Our PE days are Tuesday (indoor) and Wednesday (outdoor): the children need to wear their PE kits for school on those days. 

Spellings are sent home every Monday, to learn ready for a spelling dictation each Friday. 

Homework books (maths and SPaG) will be sent home once a week - the days will be decided by the class teachers who will let their classes know. They will have a whole week to complete the homework tasks. 

In our weekly blogs, the children will share some of the things they have been doing at school. Check in each weekend for the latest Y5 news!

The Year 5 Team

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We are the children in Y6 at Lydgate Junior School. There are 120 of us and our teachers are: Mrs Shaw and Mrs Watkinson (Y6S/W); Mrs Rougvie and Mrs Jones (Y6R/J); Mrs Phillips (Y6CP); and Miss Norris (Y6HN). Also teaching in Year 6 are: Miss Lee (Thursday in Y6R/J); Mrs Farrell (Thursday  in Y6HN); Mrs Grimsley (Thursday in Y6CP); and Mr Jones (Thursday inY6S/W).We are also very lucky to be helped by Mrs Hill, Mrs Mulqueen and Mr Gartrell. We use this space to share all of the great things that are happening in our classrooms. Join us each week on our learning journey....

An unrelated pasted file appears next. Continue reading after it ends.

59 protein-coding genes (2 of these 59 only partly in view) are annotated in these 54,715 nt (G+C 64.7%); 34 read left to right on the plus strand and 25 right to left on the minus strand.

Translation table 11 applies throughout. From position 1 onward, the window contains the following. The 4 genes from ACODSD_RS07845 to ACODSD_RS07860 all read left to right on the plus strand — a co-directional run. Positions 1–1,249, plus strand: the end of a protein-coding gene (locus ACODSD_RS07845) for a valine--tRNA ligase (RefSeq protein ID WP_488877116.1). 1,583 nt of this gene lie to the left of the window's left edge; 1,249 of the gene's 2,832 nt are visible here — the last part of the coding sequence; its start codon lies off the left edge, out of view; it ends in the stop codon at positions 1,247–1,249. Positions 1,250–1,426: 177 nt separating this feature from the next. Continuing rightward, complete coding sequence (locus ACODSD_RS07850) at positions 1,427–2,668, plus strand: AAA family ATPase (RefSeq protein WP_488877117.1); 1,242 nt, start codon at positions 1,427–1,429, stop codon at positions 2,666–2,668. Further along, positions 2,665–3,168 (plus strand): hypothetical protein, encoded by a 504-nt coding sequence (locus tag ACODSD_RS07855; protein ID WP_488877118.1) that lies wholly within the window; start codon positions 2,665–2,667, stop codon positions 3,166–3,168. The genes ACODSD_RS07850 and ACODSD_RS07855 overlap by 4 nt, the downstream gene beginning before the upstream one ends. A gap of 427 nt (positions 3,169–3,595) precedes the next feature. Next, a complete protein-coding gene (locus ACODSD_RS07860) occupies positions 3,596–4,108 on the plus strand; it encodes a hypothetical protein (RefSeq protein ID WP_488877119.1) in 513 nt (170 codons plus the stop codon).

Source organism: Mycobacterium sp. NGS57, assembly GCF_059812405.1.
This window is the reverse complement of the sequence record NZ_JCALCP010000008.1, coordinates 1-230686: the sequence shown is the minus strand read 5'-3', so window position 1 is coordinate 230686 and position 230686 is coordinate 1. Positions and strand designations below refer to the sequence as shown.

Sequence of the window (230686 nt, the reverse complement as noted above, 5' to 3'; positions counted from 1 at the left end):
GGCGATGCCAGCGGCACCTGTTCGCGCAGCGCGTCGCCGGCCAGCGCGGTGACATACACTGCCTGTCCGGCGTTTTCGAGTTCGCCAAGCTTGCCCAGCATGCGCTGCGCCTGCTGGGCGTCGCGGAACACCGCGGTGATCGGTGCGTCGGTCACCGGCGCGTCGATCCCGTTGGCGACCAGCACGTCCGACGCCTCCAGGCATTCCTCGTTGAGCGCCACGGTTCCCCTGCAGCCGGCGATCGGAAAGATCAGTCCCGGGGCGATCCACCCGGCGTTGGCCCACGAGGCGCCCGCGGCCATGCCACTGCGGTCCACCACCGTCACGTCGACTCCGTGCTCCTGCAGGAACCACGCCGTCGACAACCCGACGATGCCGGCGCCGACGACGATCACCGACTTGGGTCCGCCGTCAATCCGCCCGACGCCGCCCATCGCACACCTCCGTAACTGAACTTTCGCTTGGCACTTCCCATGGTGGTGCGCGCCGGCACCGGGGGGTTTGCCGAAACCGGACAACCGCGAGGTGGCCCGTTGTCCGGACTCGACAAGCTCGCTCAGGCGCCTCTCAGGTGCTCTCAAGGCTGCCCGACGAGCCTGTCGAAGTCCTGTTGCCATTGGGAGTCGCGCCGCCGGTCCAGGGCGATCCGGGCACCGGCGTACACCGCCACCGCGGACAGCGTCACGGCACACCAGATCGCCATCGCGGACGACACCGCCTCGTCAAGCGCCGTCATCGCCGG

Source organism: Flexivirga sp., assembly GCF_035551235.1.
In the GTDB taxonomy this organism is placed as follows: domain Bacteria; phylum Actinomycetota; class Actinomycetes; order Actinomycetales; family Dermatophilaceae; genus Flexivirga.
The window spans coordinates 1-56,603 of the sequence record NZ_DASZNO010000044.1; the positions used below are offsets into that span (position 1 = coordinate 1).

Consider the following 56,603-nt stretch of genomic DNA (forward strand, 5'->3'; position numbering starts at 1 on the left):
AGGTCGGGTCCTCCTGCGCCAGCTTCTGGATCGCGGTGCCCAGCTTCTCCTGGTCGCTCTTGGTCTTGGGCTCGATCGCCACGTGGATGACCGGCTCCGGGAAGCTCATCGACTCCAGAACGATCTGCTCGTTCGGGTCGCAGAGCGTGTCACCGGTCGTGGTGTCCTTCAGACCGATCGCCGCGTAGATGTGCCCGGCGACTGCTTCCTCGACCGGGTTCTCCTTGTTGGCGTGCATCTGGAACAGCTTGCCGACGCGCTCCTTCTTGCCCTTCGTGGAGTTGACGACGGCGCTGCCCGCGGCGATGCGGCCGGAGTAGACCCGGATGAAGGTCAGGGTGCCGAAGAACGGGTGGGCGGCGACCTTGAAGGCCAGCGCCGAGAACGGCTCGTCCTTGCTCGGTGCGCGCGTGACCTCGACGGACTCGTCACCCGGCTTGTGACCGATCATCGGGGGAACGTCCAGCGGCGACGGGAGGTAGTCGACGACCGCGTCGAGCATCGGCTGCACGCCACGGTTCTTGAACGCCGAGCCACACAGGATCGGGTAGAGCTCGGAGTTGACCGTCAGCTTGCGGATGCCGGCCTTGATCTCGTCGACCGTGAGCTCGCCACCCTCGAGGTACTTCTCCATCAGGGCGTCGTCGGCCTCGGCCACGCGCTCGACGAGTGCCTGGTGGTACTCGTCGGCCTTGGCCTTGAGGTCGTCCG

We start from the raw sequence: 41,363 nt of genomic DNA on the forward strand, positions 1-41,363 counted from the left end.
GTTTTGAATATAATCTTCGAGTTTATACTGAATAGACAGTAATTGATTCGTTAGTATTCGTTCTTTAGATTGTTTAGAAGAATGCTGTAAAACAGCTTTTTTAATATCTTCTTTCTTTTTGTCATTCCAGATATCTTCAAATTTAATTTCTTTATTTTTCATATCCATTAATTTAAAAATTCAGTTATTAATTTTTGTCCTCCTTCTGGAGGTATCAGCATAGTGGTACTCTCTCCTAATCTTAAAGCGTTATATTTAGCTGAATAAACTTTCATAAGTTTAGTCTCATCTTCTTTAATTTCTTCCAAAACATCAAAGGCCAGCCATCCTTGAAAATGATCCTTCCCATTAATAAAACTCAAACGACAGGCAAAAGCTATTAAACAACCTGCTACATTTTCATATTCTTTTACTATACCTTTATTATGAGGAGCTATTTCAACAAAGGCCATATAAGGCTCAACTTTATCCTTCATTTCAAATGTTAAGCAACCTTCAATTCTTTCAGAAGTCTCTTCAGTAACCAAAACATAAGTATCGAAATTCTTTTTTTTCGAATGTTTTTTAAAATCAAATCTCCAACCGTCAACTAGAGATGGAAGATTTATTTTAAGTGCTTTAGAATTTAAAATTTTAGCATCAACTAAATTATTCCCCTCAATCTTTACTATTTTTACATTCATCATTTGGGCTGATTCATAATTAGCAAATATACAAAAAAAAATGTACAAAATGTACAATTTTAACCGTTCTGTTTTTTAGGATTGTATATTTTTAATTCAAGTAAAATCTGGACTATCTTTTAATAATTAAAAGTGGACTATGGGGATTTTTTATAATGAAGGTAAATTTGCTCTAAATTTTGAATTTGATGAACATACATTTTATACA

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22 Dec 2020

Greater Depth Writing - through your Thank You notes

The Greater Depth standard in writing (though there isn’t one for reading or maths) has only four requirements:

that children write effectively for a range of purposes and audiences,

distinguish between the language of speech and writing,

exercise an assured and conscious control through manipulating grammar and vocabulary,

and correctly use the range of punctuation taught.

To achieve the third of these I think we need to use both Thesaurus and Dictionary in the process of composition. Typically, our pupils already have a rich and broad lexicon at their disposal, but we still need to get them to select more accurately and purposefully.

It amuses me now, when I have to challenge a child about a behaviour incident, how well they select language to present themselves in a better light. A subconscious cognitive process kicks in and whole sentences are instantly constructed to shift blame, deny an event or to include others and share the responsibility with an inevitable ‘it’s not fair’. I have, too many times, had a child deny they had ‘hit’ someone – because in their heads they have only ‘knocked’ or ‘bumped’ or ‘accidentally caught’ them. Ask why they punched the other child and they will say they didn’t (because they ‘hit’, or ‘pushed’ or ‘struck’.